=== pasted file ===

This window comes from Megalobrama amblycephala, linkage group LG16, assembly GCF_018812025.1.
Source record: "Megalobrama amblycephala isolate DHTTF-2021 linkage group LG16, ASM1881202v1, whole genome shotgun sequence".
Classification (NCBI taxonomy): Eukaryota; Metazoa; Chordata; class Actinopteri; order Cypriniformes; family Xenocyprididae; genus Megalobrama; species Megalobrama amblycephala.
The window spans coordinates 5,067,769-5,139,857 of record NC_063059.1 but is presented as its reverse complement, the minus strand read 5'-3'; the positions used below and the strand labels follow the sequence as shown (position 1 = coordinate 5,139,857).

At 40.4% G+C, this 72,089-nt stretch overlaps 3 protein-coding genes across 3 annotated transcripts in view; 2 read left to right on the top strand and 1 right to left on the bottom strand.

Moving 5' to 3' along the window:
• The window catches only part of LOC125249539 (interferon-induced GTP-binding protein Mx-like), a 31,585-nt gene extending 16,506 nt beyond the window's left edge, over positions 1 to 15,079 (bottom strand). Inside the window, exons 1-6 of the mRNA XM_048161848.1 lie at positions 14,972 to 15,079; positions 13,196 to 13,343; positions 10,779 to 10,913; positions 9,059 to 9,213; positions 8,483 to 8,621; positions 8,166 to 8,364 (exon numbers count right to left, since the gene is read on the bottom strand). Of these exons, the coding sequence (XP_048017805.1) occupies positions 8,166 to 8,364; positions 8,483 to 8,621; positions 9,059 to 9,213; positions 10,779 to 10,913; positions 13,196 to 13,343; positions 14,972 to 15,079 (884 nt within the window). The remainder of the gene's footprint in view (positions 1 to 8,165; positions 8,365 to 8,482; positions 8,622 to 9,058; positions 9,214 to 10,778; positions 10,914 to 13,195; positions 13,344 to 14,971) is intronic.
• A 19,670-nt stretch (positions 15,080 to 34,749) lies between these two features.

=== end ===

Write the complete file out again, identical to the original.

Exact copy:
This window comes from Megalobrama amblycephala, linkage group LG16, assembly GCF_018812025.1.
Source record: "Megalobrama amblycephala isolate DHTTF-2021 linkage group LG16, ASM1881202v1, whole genome shotgun sequence".
Classification (NCBI taxonomy): Eukaryota; Metazoa; Chordata; class Actinopteri; order Cypriniformes; family Xenocyprididae; genus Megalobrama; species Megalobrama amblycephala.
The window spans coordinates 5,067,769-5,139,857 of record NC_063059.1 but is presented as its reverse complement, the minus strand read 5'-3'; the positions used below and the strand labels follow the sequence as shown (position 1 = coordinate 5,139,857).

At 40.4% G+C, this 72,089-nt stretch overlaps 3 protein-coding genes across 3 annotated transcripts in view; 2 read left to right on the top strand and 1 right to left on the bottom strand.

Moving 5' to 3' along the window:
• The window catches only part of LOC125249539 (interferon-induced GTP-binding protein Mx-like), a 31,585-nt gene extending 16,506 nt beyond the window's left edge, over positions 1 to 15,079 (bottom strand). Inside the window, exons 1-6 of the mRNA XM_048161848.1 lie at positions 14,972 to 15,079; positions 13,196 to 13,343; positions 10,779 to 10,913; positions 9,059 to 9,213; positions 8,483 to 8,621; positions 8,166 to 8,364 (exon numbers count right to left, since the gene is read on the bottom strand). Of these exons, the coding sequence (XP_048017805.1) occupies positions 8,166 to 8,364; positions 8,483 to 8,621; positions 9,059 to 9,213; positions 10,779 to 10,913; positions 13,196 to 13,343; positions 14,972 to 15,079 (884 nt within the window). The remainder of the gene's footprint in view (positions 1 to 8,165; positions 8,365 to 8,482; positions 8,622 to 9,058; positions 9,214 to 10,778; positions 10,914 to 13,195; positions 13,344 to 14,971) is intronic.
• A 19,670-nt stretch (positions 15,080 to 34,749) lies between these two features.